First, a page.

Female Discourse in Incidents in the Life of a Slave Girl
Beyond the brutalities that all slaves endured, females suffered the additional anguish of sexual exploitation and the deprivation of motherhood. In “Incidents in the Life of a Slave Girl,” Harriet Jacobs focuses on racial subjugation but also gives voice to a different kind of captivity that men impose on women regardless of color. This form of bondage is not only exacted from women by men, but also accepted and perpetuated by women themselves. Jacobs’ narrative gives a true account of the unique struggles of female slaves, a perspective that has received relatively little historical attention, and how even within this tremendously challenging situation one can strive for liberation.
Community and personal relations are portrayed as a key element in shaping the female slave’s experience. Jacobs attributes the success of her escape to a communal effort, but the importance of relationships in her narrative extends far beyond this aspect of her story. First, the slave mother’s central concern is her relationship with her children. This relationship is the reason Jacobs does not escape when she might, but later it is the reason she becomes determined to do so. By emphasizing the importance of family and home throughout her narrative, Jacobs connects it to universal values with which her Northern readers will empathize. She goes on to point out that the happy home and family are those blessings from which slave women are excluded.
Jacobs reveals that she was taught to read and spell by her first mistress. Her ability to read makes her vulnerable to her master’s harassment; he begins pressing his immoral attentions on her through vulgar notes, which forces Jacobs to feign illiteracy. After Jacobs escapes to the North, her former master continues to harass her through letters, sometimes threatening her and other times attempting to lure her into returning. While her ability to read makes Jacobs vulnerable to her master’s abuse, it is, nonetheless, a source of power for her. For example, even before she reaches the North she is able to arrange for her letters to be sent from several northern cities.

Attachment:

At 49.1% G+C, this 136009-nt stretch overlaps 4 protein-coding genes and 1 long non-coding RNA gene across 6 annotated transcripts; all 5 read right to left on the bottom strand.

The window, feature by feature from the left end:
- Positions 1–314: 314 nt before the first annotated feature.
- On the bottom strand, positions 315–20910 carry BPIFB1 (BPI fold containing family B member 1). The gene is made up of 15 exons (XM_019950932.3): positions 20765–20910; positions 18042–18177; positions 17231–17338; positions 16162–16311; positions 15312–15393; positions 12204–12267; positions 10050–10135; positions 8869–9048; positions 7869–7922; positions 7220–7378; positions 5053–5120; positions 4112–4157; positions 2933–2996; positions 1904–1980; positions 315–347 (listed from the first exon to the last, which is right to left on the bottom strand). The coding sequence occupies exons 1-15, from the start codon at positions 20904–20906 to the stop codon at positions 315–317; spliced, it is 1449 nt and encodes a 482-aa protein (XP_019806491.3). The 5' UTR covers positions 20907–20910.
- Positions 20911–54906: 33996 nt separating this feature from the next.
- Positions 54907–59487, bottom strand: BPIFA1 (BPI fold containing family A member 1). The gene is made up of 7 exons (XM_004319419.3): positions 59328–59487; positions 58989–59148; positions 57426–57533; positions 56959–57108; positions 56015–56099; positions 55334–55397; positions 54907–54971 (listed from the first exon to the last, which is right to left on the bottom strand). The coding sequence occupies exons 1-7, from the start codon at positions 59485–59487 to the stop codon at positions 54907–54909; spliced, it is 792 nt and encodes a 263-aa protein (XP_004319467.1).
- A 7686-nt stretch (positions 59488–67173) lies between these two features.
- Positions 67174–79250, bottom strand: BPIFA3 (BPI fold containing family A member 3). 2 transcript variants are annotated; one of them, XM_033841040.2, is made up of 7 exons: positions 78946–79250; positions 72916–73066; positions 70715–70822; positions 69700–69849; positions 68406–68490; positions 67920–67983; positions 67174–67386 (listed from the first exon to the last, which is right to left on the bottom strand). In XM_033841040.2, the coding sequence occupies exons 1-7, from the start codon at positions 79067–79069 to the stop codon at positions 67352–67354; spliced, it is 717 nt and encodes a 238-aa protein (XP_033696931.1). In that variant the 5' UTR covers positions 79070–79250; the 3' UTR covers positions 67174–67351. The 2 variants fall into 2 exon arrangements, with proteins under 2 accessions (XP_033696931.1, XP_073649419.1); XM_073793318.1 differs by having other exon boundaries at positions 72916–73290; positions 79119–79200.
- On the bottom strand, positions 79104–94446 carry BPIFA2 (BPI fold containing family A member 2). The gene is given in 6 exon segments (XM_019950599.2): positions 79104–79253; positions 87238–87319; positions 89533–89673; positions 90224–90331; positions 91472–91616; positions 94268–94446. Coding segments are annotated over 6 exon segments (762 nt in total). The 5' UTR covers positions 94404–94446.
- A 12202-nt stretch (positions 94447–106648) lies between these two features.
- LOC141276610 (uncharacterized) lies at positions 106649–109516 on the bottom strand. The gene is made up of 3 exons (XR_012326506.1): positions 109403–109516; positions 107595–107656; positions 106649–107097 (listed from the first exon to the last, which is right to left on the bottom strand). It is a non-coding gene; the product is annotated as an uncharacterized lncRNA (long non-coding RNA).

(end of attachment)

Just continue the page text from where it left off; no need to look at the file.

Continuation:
Jacobs’ decision to take a white man other than her master as a lover is more complex than a ‘poor choice’ that rejects virtue in favor of illicit sex. The choice of virtue and marriage is denied to her, and Jacobs’ only opportunity for asserting her sovereignty lies in the act of choosing. She chooses one illicit union over another, explaining, “It seems less degrading to give one’s self, than to submit to compulsion. There is something akin to freedom in having a lover who has no control over you, except that which he gains by kindness and attachment” (71). Jacobs accepts responsibility for her choice, emphasizing that she “did it with a deliberate calculation” (70). While she aspires to the same ideals of virtue and purity as her white readers, she stresses that for the slave girl, and the conditions of slavery, this ideology is simply unattainable. Jacobs fully acknowledges her transgressions against conventional sexual morality when she was a slave girl. At the same time, however, she articulates an indisputable truth—that the morality of free white women has little ethical relevance or authority when applied to the situation of enslaved black women in the South.